There’s been no chatter about my response to Julie Miller’s Vanity Fair conversation with Amy Schumer (posted on 5.4), which included a reference to myself and last February’s Schumergate episode. I’m naturally anticipating more Twitter hate so even though this is a dead-horse issue for regular readers, I’m posting one final clarifying retort. As I noted a few weeks ago, there’s almost no point in responding to these things. The legend or the meme about what I allegedly wrote but did not in fact write has totally taken over. Nobody wants to read or re-examine anything.

At one point during Miller’s chat with Schumer about the “male gaze” factor, Schumer says, “Like the only person who has ever written anything saying that I am not pretty or attractive enough to be on camera was that one guy, Jeff Wells. I did not read [the post], but of course my best friends are like, ‘It was so fucked up!’”

Well, I didn’t say Schumer wasn’t “pretty or attractive enough to be on camera,” which of course mirrors the premise of her 12 Angry Men parody on her Comedy Central show. I wrote that in the context of the first Trainwreck trailer, in which her character was depicted as being the absolute belle of the ball who’s being hit on constantly with this and that guy almost fighting for her attention, she didn’t seem quite as hot as all that. I still think this. Schumer is attractive enough and a spirited barrel of laughs and so on, but in my mind she’s in the realm of 7.5 or 8. Is that really such a terrible thing to think or say?

I’ve tried apologizing for being indelicate and not (in my original post) being sufficiently respectful of Schumer’s obvious wit and brains and talent, but that hasn’t passed muster. I know that in the context of what I wrote I could’ve put it more obliquely but what I said really wasn’t all that fucked up. Both sexes rate each other all the time in the article (Schumer herself rates some guys who were saying that Michelle Williams isn’t all that hot), and all I did was offer my two cents’ worth.

The bottom line is that I didn’t say she was unattractive or not hot enough — I said she was “not conventionally attractive.” (In my mind that means she’s attractive but not in a right-down-the-middle-of-the-road, unmistakable knockdown Kate Upton sense.) The trailer presents her as this hottie whom all these guys are dying to go out with, and I qualified that by saying that by the hound-dog barroom standards of the ’70s, ’80s and ’90s “there’s no way she’d be an object of heated romantic interest in the real world, and yet that’s the apparent premise of Apatow’s film.”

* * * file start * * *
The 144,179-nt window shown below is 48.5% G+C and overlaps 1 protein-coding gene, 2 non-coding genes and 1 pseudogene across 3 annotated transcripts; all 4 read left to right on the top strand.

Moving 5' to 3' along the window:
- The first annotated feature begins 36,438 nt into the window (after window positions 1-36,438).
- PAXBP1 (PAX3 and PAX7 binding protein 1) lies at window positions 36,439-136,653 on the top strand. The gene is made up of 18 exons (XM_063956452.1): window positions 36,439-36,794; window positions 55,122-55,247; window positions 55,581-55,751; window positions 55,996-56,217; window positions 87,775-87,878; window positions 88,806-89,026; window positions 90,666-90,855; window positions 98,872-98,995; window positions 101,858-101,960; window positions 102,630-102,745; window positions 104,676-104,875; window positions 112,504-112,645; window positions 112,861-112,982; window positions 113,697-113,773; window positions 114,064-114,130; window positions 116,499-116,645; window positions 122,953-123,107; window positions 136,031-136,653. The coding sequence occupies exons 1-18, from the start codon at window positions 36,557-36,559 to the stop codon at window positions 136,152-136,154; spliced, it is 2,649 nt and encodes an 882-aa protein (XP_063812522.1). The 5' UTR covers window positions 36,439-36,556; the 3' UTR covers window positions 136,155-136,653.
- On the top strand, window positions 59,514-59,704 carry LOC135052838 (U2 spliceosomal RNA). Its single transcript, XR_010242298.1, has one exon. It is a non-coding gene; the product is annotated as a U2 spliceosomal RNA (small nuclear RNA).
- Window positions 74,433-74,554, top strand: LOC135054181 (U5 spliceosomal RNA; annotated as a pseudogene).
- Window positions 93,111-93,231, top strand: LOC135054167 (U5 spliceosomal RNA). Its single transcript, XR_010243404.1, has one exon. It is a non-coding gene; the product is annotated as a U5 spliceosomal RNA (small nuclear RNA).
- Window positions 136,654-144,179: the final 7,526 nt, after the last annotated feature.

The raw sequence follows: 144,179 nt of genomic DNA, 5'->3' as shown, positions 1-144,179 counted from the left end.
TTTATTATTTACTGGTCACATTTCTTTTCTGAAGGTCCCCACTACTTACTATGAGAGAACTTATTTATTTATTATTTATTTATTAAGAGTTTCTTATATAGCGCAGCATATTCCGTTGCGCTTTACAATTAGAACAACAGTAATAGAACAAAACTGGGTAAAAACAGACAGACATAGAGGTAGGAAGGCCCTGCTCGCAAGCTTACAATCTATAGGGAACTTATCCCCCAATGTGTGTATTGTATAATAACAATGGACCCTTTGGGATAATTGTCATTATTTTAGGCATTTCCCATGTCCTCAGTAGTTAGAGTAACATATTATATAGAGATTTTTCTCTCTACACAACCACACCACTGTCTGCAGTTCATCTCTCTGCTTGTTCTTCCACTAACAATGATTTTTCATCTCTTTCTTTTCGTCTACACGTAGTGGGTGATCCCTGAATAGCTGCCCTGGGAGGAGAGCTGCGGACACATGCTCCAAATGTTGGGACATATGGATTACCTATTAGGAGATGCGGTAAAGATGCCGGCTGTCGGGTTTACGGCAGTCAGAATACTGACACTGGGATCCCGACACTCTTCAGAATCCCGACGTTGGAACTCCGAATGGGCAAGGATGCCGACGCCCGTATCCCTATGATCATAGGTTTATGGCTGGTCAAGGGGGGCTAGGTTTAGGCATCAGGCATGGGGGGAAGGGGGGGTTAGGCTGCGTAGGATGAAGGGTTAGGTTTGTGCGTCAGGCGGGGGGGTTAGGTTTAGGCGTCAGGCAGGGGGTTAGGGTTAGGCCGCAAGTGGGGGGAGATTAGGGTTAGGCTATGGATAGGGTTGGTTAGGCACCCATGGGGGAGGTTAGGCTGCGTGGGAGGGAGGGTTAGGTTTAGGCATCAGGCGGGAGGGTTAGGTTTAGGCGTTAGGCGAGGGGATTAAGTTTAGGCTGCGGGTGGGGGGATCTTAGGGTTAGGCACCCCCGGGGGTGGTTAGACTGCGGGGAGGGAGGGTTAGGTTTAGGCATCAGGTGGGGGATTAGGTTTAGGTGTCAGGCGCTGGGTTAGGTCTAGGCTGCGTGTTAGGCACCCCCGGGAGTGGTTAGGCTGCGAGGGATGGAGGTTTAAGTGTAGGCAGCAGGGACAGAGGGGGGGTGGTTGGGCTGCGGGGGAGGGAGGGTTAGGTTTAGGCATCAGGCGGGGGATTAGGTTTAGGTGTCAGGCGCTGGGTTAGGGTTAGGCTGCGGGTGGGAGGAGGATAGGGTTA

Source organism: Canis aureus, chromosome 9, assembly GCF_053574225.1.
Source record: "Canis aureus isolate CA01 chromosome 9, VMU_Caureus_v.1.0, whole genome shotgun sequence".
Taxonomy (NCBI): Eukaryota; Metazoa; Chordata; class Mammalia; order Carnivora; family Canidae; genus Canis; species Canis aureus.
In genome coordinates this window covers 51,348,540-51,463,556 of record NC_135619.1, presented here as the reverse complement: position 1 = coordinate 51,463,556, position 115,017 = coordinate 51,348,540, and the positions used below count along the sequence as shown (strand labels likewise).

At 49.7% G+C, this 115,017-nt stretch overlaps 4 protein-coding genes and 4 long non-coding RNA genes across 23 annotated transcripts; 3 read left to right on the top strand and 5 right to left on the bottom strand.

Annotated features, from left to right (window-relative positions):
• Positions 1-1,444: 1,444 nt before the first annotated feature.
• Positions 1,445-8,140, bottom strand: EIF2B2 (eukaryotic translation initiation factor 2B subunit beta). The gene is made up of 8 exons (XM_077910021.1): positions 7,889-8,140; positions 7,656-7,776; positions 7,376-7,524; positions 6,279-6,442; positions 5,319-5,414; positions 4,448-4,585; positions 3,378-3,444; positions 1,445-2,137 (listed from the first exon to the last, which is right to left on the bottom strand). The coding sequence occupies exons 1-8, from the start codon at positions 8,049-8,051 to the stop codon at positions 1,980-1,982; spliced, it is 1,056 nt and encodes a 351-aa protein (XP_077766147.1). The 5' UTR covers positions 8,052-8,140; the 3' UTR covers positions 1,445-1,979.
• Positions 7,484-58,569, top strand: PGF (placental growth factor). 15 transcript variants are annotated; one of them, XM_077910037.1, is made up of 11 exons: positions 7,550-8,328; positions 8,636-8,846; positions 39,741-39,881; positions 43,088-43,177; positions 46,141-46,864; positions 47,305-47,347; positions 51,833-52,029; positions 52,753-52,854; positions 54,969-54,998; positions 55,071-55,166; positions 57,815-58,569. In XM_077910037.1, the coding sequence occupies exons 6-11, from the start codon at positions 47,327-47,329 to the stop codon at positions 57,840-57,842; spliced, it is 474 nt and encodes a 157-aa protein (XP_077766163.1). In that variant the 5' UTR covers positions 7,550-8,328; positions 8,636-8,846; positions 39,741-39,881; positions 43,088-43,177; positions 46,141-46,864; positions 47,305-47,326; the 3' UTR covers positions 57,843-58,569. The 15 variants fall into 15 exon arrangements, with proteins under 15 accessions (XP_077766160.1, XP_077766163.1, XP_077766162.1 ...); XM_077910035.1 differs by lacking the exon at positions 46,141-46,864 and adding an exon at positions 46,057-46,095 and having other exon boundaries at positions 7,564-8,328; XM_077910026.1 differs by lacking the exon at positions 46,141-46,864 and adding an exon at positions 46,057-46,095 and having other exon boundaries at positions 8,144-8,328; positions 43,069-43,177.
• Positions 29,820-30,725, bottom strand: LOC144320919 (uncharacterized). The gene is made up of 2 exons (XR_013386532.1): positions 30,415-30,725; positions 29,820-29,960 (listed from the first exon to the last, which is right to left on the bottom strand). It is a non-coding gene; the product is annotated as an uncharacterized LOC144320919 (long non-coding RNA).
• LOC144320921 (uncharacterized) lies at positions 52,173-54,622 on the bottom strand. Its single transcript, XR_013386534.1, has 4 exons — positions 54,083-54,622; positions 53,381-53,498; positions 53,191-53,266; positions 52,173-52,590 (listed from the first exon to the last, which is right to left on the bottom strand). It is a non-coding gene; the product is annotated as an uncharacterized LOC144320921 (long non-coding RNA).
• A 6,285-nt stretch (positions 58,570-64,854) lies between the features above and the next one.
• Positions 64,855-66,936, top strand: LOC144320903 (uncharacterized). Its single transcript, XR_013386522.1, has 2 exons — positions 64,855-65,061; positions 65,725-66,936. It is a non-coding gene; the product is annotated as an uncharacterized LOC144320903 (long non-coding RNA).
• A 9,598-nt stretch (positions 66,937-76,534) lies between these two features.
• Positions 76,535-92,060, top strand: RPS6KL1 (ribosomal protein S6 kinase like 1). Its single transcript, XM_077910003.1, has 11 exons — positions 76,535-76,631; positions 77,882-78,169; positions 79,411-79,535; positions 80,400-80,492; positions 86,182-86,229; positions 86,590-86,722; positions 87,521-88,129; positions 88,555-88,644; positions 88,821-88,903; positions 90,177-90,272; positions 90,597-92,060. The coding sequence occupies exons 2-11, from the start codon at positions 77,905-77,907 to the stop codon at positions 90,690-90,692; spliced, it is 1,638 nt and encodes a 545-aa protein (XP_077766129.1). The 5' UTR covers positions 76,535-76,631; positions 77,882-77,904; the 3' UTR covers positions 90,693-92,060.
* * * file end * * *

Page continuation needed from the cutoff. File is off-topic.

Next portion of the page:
The operative adjective was “heated” — there would and should be interest in Schumer as she’s not at all unattractive, but not the kind of attention that women who conventionally rate as 8.5 or 9 or 9.5 would get, which is what the trailer was indicating.

I’m now sorry that I added some other descriptions. That was mean and I’m sorry. Schumer is a sharp, grade-A, highly evolved talent and certainly attractive in her own way, which is totally fine. I should have left it at that.

I’ve been saying all along that attractiveness standards evolve over the eras, that what was considered hot and fetching in the era of Clara Bow and Rudolph Valentino wasn’t the same as what audiences of the late ’50s and early ’60s were looking for or excited about, and that over the past 10 or 12 years Judd Apatow has introduced this idea that dweeby twee-male guys and spirited, smart, ball-of-fire, not conventionally attractive women like Schumer and Lena Dunham and Melissa McCarthy are now our era’s standard for conventional attractiveness. In Apatow World, at least.

On 8.8.14 I posted a piece about this Apatow-generated evolution or cultural-changing-of-the-guard called “Rise of the Dreaded Twee-Males.”

“Put simply in a male context, guys who got the girl used to look like guys who got the girl…but no longer. Boiled down further, it’s become increasingly common these days for male romantic also-rans and even occasional romantic leads to fit the dreaded twee mold. The rule of twee means that any homely or marginal or bearded, overfed, gross-looking guy or girl can hook up with good-looking types and nobody bats an eyelash.

“Semi-blubbery Seth Rogen married to and boinking Rose Byrne every which way in Neighbors…if you say so. Mark Duplass making sensitive-guy moves on Melissa McCarthy in Tammy…really? Anne Hathaway being sufficiently taken with Rafe Spall to move in with him in One Day…remarkable.

“In my mind nothing illustrates this all-but-certified attitude more than the fact that Mark Webber, by any measure a dorky, balding, narrow-shouldered, knit-cap-wearing, carrot-haired, sensitive-dweeb beardo type who wouldn’t have been allowed with 100 feet of any hot leading lady during the ’70s or ’80s or even the ’90s, was cast as a romantic-lead opposite Anna Kendrick in Joe Swanberg‘s Happy Christmas and then as Keira Knightley‘s earnest-but-clueless fiance in Laggies.

“During Happy Christmas I couldn’t stop saying to myself, ‘Why does Kendrick find this guy remotely attractive or even acceptable as going-out-to-dinner-with material? What am I missing? If I was a girl or a gay guy I wouldn’t even look at Webber at a party.’

“During Laggies, one of the best girl-friendly romcoms I’ve seen in ages, I was muttering to myself, ‘Knightley is ambivalent about marrying Webber…okay, I get that…but how did she come to accept Webber’s proposal in the first place? He’s not even close to being in her league. This is the second vaguely off-putting relationship she’s been in lately after her relationship with the yukky Adam Levine in Begin Again. What’s her problem?”